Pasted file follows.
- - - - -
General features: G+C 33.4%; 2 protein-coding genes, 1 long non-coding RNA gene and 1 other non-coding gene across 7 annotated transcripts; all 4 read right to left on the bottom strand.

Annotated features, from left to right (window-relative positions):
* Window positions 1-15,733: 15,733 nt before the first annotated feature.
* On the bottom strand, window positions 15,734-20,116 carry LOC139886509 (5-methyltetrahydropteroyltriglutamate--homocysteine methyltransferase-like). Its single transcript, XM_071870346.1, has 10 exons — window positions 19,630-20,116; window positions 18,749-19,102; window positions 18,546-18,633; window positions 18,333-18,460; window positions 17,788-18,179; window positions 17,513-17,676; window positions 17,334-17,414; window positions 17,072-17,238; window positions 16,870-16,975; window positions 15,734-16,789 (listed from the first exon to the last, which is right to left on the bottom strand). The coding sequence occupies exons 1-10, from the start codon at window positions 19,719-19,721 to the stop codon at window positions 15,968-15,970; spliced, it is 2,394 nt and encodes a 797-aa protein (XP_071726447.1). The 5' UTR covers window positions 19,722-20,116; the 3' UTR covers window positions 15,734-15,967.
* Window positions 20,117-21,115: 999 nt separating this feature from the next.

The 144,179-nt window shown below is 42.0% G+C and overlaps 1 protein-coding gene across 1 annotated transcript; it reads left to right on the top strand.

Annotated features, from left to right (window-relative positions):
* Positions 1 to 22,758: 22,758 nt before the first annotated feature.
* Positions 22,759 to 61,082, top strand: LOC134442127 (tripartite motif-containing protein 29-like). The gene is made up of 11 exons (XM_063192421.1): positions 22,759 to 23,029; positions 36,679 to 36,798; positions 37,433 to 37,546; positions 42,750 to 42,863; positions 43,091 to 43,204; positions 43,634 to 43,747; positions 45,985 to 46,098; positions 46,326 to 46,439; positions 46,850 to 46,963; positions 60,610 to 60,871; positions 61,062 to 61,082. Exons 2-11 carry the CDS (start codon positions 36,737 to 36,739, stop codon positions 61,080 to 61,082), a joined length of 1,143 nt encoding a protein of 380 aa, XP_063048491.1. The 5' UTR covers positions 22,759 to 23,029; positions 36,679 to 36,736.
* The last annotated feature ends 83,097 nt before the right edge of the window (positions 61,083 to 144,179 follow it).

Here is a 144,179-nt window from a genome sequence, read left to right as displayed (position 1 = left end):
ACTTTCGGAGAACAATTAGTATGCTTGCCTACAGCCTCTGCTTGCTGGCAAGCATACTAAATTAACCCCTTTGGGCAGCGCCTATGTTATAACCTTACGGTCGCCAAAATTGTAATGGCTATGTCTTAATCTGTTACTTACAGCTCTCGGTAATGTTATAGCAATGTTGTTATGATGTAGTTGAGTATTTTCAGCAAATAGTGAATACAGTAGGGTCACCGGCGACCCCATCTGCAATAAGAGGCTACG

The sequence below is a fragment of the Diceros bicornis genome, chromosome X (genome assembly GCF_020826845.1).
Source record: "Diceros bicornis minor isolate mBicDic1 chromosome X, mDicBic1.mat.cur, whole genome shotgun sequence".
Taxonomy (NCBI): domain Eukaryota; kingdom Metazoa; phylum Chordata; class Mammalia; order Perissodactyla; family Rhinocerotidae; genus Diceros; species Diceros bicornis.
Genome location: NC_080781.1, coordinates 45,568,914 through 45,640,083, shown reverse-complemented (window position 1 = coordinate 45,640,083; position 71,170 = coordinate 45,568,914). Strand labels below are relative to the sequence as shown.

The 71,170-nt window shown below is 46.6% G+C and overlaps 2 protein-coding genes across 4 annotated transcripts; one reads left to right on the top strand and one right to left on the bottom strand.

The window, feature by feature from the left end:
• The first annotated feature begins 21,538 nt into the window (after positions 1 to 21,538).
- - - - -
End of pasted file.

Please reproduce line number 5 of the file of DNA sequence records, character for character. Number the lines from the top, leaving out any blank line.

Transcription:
* Window positions 20,117-21,115: 999 nt separating this feature from the next.